It’s definitely a thing inside of EA, they are generally pushing for more open-world games. And the reason is you can monetise them better. The words in there that were used are ‘have them come back again and again’. Why do you care about that at EA? The reason you care about that is because microtransactions: buying card packs in the Mass Effect games, the multiplayer. It’s the same reason we added card packs to Mass Effect 3: how do you get people to keep coming back to a thing instead of ‘just’ playing for 60 to 100 hours?

The problem is that we’ve scaled up our budgets to $100m and we haven’t actually made a space for good linear single-player games that are under that. But why can’t we have both? Why does it have to be one or the other? And the reason is that EA and those big publishers in general only care about the highest return on investment. They don’t actually care about what the players want, they care about what the players will pay for.

Heir later goes on to say that the success of Mass Effect 3’s Multiplayer mode was a driving factor that moved EA in this direction, stating that the game’s “card packs” sold well and provided EA with a repeatable income. This is likely the reason why EA worked on Mass Effect: Andromeda’s multiplayer experience long after the development of the game’s single-player component ceased, as it promised more revenue.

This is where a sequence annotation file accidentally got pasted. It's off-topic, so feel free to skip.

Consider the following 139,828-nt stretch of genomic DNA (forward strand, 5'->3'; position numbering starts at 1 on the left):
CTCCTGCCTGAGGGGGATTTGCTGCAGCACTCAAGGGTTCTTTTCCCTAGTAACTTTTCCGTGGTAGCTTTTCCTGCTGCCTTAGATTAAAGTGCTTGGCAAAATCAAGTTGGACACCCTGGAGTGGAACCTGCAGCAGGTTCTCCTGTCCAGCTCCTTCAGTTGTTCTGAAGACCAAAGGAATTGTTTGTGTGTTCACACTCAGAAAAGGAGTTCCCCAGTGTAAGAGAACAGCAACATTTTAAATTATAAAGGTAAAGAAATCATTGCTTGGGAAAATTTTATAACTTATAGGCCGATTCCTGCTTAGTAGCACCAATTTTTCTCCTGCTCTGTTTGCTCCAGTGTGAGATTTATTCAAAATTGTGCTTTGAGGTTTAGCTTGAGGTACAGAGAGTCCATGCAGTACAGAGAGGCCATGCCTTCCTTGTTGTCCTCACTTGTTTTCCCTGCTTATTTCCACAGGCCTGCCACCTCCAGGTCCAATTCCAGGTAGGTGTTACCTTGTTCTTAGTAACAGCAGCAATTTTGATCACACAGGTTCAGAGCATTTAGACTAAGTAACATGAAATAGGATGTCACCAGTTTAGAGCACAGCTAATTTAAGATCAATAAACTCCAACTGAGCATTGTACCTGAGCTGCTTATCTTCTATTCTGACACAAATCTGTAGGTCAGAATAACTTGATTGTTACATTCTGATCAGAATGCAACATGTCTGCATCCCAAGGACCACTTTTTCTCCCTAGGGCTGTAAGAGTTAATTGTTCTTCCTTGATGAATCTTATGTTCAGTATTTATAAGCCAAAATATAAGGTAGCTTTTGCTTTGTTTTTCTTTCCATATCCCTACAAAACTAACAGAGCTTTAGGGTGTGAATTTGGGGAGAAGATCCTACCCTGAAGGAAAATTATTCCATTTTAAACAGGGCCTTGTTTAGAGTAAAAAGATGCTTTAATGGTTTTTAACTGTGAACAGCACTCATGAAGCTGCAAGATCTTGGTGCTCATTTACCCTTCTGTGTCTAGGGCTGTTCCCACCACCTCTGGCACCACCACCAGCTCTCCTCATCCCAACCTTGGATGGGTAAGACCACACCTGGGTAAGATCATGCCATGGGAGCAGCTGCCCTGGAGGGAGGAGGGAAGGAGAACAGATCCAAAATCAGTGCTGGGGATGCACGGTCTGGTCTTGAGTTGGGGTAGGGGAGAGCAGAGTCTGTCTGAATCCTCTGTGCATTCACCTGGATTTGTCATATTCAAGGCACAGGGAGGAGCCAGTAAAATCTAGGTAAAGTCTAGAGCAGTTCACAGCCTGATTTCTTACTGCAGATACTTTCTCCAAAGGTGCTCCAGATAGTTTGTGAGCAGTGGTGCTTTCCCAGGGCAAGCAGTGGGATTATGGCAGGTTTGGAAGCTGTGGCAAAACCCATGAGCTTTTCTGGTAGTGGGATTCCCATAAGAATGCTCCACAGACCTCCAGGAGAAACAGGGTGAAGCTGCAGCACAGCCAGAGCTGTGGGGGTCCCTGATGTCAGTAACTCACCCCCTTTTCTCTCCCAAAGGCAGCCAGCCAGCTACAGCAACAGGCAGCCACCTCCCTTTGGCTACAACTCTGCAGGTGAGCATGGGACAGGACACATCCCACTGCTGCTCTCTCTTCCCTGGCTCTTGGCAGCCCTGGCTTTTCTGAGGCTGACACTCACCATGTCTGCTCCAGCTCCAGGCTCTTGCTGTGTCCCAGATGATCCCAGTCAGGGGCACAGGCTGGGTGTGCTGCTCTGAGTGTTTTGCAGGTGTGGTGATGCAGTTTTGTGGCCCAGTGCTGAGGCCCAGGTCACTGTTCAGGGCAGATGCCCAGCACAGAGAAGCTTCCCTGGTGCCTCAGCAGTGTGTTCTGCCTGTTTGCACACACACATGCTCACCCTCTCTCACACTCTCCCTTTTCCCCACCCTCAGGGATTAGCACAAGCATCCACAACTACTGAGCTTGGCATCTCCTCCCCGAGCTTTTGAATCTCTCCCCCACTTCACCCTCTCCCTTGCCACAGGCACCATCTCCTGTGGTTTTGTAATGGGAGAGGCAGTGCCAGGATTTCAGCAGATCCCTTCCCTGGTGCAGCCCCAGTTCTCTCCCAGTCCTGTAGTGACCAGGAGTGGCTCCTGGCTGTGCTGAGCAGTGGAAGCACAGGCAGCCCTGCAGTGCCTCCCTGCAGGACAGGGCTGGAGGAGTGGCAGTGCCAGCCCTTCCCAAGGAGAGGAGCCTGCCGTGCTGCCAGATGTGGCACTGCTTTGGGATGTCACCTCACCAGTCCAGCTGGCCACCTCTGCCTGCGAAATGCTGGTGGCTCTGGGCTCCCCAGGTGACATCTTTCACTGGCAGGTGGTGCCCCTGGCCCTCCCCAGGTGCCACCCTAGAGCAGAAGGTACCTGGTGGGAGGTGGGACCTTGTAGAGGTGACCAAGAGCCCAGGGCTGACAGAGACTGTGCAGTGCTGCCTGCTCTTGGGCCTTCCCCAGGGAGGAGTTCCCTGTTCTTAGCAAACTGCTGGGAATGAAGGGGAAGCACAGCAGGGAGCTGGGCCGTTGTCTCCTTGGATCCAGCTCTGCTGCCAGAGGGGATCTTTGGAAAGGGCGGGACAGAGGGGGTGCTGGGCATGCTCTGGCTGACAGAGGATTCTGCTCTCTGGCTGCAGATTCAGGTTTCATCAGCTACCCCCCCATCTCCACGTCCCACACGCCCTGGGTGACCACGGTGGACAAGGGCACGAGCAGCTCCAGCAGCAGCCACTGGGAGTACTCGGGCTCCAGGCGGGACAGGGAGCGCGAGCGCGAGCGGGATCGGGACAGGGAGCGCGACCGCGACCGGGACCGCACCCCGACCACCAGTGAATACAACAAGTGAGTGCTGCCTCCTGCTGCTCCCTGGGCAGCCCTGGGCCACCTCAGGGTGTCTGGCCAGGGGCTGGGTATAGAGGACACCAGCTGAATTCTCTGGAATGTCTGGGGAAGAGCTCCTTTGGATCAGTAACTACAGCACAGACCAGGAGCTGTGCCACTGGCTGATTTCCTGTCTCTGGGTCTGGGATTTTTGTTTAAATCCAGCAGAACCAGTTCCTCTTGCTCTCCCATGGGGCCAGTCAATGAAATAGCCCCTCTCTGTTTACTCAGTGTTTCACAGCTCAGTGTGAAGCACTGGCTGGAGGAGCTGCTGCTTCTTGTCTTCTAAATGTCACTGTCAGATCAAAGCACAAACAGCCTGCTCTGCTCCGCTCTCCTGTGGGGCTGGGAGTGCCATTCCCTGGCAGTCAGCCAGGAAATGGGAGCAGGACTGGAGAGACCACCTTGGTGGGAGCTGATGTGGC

The success of Mass Effect 3’s multiplayer drove other traditionally single player only games to adopt a similar multiplayer mode, with Bioware’s Dragon Age Inquisition being a prime example of this. Heir also states that he has seen people spend $15,000 on microtransactions in these games, which is the same amount of revenue as the sale of 250 $60 games. 


You need to understand the amount of money that’s at play with microtransactions. I’m not allowed to say the number but I can tell you that when Mass Effect 3 multiplayer came out, those card packs we were selling, the amount of money we made just off those card packs was so significant that’s the reason Dragon Age has multiplayer, that’s the reason other EA products started getting multiplayer that hadn’t really had them before, because we nailed it and brought in a ton of money. It’s repeatable income versus one-time income.I’ve seen people literally spend $15,000 on Mass Effect multiplayer cards.